by Ben Linthicum, Team Leader for the Western MA team
Once again, there I was, walking through the shin high sage brush with my eyes fixed on the ground – looking for any movement. The snow-capped Wind River Mountains on the horizon were put in stark contrast with the scorching heat surrounding me. Even the wind couldn’t give relief from the heat; it just felt like sticking your head in front of an oven. I reconciled the Appalachian woods, full of tightly curled fiddle head ferns, curiously crawling beetles, and numerous types of towering trees, that I had come to love, with this scorched earth. Gritty dirt crunched under my feet with each step, then I saw something out of the corner of my eye. It appeared as they always appear, as if born from the desert earth. Someone shouted “lizard!” and after a flash of bounding legs and outstretched arms, I held a squirming golf-ball sized horned lizard in my hands.
The resilient and adorable lizard is the reason I came to Wyoming. Reilly, Sara, Liz and I were studying the ecological factors that determined where the lizards liked to live. In other words, why they might live here instead of there.
These little critters were some of the few organisms that had evolved to live in the harsh desert conditions. They were able to digest the hard exoskeleton of ants by fermenting them in their squat bodies. They obtain all the water they need from their food, but when it does rain, special grooves in their scales divert rain water into their mouths, and when you gently rub the top of their heads, they fall asleep.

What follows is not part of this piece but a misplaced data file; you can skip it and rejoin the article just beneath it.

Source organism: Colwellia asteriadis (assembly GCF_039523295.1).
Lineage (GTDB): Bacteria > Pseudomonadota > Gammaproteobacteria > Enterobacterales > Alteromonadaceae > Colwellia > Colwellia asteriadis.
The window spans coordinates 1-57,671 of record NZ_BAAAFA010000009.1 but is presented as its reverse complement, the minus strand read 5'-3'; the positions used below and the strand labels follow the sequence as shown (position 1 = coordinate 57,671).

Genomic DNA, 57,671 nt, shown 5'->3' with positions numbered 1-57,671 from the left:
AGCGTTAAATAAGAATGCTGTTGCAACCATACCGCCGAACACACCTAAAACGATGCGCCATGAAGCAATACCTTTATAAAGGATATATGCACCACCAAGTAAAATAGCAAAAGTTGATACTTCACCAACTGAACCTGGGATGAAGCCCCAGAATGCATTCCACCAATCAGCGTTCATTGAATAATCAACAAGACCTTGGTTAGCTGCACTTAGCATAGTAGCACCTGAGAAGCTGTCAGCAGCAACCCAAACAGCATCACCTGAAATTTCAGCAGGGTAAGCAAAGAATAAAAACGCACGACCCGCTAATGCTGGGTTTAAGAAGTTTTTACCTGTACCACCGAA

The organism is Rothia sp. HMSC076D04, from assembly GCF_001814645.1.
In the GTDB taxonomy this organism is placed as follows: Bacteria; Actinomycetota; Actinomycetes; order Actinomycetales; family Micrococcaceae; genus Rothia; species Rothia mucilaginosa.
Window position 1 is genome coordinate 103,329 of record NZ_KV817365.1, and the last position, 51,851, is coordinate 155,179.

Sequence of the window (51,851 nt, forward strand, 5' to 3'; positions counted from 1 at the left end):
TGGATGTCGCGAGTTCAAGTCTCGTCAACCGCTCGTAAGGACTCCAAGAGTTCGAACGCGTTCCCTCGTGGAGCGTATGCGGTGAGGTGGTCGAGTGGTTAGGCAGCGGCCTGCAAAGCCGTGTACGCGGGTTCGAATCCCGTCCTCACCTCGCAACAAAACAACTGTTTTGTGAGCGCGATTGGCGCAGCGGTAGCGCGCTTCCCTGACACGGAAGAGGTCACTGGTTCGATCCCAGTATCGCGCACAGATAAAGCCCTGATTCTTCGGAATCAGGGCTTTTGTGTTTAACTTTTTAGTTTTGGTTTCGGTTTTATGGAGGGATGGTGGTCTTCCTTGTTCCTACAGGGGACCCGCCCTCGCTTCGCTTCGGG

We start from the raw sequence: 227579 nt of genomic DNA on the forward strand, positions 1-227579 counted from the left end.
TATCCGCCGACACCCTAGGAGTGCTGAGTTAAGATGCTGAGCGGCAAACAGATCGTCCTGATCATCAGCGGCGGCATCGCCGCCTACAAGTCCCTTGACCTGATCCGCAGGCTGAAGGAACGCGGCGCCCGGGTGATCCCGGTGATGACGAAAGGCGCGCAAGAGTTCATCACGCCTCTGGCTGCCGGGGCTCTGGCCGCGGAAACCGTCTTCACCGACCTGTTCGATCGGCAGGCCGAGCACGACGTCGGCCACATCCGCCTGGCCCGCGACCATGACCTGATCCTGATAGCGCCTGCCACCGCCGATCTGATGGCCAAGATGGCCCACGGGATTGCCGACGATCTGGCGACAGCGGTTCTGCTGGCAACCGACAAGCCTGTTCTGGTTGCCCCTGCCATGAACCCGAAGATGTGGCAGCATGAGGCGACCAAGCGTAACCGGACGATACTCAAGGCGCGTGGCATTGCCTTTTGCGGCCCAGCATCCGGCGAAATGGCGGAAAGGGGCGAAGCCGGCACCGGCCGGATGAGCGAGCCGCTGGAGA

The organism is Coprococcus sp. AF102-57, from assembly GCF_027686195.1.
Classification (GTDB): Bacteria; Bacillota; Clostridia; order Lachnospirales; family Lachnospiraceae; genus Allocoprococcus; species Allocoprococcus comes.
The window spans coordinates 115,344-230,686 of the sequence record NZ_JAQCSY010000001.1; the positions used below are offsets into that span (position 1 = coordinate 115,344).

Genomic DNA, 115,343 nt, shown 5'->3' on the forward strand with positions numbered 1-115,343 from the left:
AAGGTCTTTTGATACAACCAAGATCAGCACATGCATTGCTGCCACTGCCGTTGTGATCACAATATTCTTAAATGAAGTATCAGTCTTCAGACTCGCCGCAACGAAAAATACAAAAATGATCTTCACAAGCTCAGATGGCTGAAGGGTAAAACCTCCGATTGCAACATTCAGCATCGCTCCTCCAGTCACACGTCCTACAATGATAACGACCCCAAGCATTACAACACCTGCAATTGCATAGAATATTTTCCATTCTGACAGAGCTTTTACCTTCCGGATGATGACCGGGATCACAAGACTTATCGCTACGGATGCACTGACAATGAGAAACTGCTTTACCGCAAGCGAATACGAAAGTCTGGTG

This week we were looking for lizards in the Jonas gas field, a giant swath of land were the Bureau of Land Management (BLM) had leased mineral rights to several oil and gas companies.
But something was off this week: we weren’t finding very many lizards. But just a couple miles outside of the Jonas gas field, we were finding tons of the critters. The tremendous amount of development was causing the disappearance of the horned lizards.
These weeks I spent walking in the desert gave me plenty of time to reflect on my surroundings. With the present rates of desertification, I began to fear I wouldn’t need to mentally reconcile this landscape with the vibrant landscape I call home. Desertification is occurring at a rate of 46,000 square miles a year. Massachusetts is only 10,000 square miles. Left unchecked, the tremendous scale of unsustainable modern industrial practices could create a planet more akin to the parched landscape surrounding me in the Jonas gas field. What kind of world are we creating? A world inhospitable, even to horned lizards, critters that don’t even need to drink water? What space is left for us in such a world? This is why I will be biking this summer, living my values. Living the future I want to see. A future free from these widespread industrial practices and destructive fossil fuels.
We saw this sign by an apple farm between Concord, NH and Lowell, MA. It reads: Politicians – Climate change! Do you care? Will you act?
photo credit: Dineen O’Rourke